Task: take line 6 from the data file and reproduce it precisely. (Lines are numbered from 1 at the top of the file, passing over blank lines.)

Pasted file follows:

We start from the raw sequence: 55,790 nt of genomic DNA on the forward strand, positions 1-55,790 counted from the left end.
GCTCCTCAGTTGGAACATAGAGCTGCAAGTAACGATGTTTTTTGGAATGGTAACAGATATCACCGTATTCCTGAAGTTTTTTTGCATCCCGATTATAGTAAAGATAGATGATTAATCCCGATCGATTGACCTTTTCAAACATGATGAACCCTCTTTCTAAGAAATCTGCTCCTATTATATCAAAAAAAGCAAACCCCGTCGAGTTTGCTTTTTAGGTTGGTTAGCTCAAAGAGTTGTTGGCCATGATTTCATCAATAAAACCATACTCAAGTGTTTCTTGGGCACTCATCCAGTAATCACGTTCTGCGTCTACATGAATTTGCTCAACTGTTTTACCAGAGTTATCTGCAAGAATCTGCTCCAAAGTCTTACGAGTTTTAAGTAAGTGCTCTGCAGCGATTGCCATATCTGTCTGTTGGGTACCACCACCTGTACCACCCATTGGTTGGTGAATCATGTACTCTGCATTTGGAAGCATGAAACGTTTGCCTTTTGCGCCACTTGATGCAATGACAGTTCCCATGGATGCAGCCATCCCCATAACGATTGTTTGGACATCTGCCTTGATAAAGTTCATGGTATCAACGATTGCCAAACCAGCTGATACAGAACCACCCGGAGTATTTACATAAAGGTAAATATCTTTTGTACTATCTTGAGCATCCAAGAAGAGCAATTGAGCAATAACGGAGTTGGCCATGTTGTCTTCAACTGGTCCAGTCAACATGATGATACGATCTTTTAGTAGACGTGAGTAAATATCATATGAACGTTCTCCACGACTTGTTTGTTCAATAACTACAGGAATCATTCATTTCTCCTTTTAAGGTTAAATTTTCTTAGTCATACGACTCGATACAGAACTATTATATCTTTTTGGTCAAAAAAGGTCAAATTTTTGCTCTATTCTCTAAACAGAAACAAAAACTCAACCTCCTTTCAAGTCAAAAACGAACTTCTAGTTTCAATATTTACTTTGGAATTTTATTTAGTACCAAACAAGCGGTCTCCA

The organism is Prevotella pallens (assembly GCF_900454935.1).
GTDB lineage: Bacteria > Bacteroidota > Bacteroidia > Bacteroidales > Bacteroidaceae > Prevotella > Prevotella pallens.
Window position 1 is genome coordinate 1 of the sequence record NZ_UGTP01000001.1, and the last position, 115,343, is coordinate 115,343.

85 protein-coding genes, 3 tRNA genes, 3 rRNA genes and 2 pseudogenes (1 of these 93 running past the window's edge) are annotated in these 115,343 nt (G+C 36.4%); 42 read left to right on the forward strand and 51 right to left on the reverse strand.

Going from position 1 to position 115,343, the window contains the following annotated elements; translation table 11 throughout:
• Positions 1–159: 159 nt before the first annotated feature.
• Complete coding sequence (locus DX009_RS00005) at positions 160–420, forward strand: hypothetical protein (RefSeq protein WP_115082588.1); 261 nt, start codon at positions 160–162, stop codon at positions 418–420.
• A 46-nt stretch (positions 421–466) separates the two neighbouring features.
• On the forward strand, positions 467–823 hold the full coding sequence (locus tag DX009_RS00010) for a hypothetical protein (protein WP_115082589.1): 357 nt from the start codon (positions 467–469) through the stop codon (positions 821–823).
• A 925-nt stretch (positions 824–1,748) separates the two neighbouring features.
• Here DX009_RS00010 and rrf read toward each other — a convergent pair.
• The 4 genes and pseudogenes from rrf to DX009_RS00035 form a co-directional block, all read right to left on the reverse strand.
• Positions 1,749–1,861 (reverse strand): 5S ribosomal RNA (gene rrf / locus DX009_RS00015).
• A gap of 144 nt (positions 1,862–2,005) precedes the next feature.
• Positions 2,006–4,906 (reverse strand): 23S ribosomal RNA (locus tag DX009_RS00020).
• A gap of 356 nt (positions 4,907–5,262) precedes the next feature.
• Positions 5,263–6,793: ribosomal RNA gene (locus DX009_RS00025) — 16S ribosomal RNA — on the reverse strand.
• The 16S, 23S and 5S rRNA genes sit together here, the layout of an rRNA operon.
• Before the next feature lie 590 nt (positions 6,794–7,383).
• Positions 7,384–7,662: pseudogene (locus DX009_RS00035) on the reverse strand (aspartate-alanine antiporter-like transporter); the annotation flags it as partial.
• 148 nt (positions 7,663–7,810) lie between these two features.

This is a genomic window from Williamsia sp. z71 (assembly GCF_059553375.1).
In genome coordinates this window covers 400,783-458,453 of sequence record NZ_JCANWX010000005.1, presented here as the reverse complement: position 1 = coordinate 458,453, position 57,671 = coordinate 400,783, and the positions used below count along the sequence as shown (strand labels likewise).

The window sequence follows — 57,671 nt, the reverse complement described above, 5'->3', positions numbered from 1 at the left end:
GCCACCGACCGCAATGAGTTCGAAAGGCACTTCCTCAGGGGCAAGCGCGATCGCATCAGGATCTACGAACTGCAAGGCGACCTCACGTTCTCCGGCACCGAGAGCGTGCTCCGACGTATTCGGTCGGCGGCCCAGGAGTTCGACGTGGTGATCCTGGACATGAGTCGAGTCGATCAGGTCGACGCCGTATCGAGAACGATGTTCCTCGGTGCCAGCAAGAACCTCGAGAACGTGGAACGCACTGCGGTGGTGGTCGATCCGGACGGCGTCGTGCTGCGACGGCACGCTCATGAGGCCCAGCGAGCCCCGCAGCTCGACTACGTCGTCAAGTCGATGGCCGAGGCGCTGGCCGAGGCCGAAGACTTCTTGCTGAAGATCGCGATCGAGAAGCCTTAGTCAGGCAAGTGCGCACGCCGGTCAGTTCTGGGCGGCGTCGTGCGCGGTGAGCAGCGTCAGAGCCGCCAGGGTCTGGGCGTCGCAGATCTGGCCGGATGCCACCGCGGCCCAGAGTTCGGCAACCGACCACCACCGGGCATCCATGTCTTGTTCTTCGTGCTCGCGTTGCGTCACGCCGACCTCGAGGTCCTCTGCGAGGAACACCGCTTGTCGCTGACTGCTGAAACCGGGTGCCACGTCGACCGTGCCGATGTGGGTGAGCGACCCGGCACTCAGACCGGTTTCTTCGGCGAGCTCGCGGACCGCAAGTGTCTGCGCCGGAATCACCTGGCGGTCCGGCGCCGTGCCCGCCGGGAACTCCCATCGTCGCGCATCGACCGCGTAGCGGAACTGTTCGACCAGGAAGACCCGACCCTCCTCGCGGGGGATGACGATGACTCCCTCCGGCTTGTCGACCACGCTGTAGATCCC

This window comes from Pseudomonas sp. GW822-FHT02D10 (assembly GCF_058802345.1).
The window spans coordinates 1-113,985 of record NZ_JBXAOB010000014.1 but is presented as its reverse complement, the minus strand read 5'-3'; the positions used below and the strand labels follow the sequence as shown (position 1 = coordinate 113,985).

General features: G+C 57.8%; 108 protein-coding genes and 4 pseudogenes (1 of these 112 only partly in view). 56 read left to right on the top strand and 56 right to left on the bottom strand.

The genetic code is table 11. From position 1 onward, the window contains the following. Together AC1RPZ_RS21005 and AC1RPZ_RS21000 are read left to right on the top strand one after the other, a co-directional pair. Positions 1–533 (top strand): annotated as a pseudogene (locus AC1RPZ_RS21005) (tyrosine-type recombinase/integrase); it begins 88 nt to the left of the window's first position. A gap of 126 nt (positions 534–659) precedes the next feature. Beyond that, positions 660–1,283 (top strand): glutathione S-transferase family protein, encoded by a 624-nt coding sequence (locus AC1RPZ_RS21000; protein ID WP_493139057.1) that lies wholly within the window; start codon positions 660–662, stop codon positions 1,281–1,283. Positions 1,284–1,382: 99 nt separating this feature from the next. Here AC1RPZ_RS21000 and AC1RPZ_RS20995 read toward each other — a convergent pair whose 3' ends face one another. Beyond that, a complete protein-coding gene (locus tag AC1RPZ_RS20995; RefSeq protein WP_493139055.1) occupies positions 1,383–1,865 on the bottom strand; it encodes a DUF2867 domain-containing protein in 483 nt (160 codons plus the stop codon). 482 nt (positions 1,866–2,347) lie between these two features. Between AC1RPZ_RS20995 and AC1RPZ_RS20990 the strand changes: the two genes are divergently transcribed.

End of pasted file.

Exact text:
85 protein-coding genes, 3 tRNA genes, 3 rRNA genes and 2 pseudogenes (1 of these 93 running past the window's edge) are annotated in these 115,343 nt (G+C 36.4%); 42 read left to right on the forward strand and 51 right to left on the reverse strand.